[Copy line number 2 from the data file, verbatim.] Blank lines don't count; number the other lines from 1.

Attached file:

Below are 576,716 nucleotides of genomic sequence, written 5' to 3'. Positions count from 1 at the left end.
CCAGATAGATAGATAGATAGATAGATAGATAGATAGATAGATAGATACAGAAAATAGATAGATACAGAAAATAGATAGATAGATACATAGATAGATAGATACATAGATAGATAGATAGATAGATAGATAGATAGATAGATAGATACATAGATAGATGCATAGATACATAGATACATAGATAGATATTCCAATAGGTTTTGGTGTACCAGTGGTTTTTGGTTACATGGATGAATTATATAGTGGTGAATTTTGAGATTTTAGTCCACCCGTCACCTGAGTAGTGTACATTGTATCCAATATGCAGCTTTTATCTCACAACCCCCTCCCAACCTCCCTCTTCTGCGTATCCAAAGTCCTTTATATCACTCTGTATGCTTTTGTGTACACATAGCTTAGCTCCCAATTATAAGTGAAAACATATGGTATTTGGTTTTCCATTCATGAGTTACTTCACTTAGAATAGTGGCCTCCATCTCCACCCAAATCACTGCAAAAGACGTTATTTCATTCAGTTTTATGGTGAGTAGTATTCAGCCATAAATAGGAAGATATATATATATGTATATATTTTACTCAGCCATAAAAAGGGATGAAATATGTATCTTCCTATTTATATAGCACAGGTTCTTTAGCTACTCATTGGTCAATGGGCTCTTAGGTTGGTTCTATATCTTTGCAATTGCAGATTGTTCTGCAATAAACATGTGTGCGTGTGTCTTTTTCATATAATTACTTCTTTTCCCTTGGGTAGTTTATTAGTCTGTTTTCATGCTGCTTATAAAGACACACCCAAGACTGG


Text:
CCAGATAGATAGATAGATAGATAGATAGATAGATAGATAGATAGATACAGAAAATAGATAGATACAGAAAATAGATAGATAGATACATAGATAGATAGATACATAGATAGATAGATAGATAGATAGATAGATAGATAGATAGATACATAGATAGATGCATAGATACATAGATACATAGATAGATATTCCAATAGGTTTTGGTGTACCAGTGGTTTTTGGTTACATGGATGAATTATATAGTGGTGAATTTTGAGATTTTAGTCCACCCGTCACCTGAGTAGTGTACATTGTATCCAATATGCAGCTTTTATCTCACAACCCCCTCCCAACCTCCCTCTTCTGCGTATCCAAAGTCCTTTATATCACTCTGTATGCTTTTGTGTACACATAGCTTAGCTCCCAATTATAAGTGAAAACATATGGTATTTGGTTTTCCATTCATGAGTTACTTCACTTAGAATAGTGGCCTCCATCTCCACCCAAATCACTGCAAAAGACGTTATTTCATTCAGTTTTATGGTGAGTAGTATTCAGCCATAAATAGGAAGATATATATATATGTATATATTTTACTCAGCCATAAAAAGGGATGAAATATGTATCTTCCTATTTATATAGCACAGGTTCTTTAGCTACTCATTGGTCAATGGGCTCTTAGGTTGGTTCTATATCTTTGCAATTGCAGATTGTTCTGCAATAAACATGTGTGCGTGTGTCTTTTTCATATAATTACTTCTTTTCCCTTGGGTAGTTTATTAGTCTGTTTTCATGCTGCTTATAAAGACACACCCAAGACTGG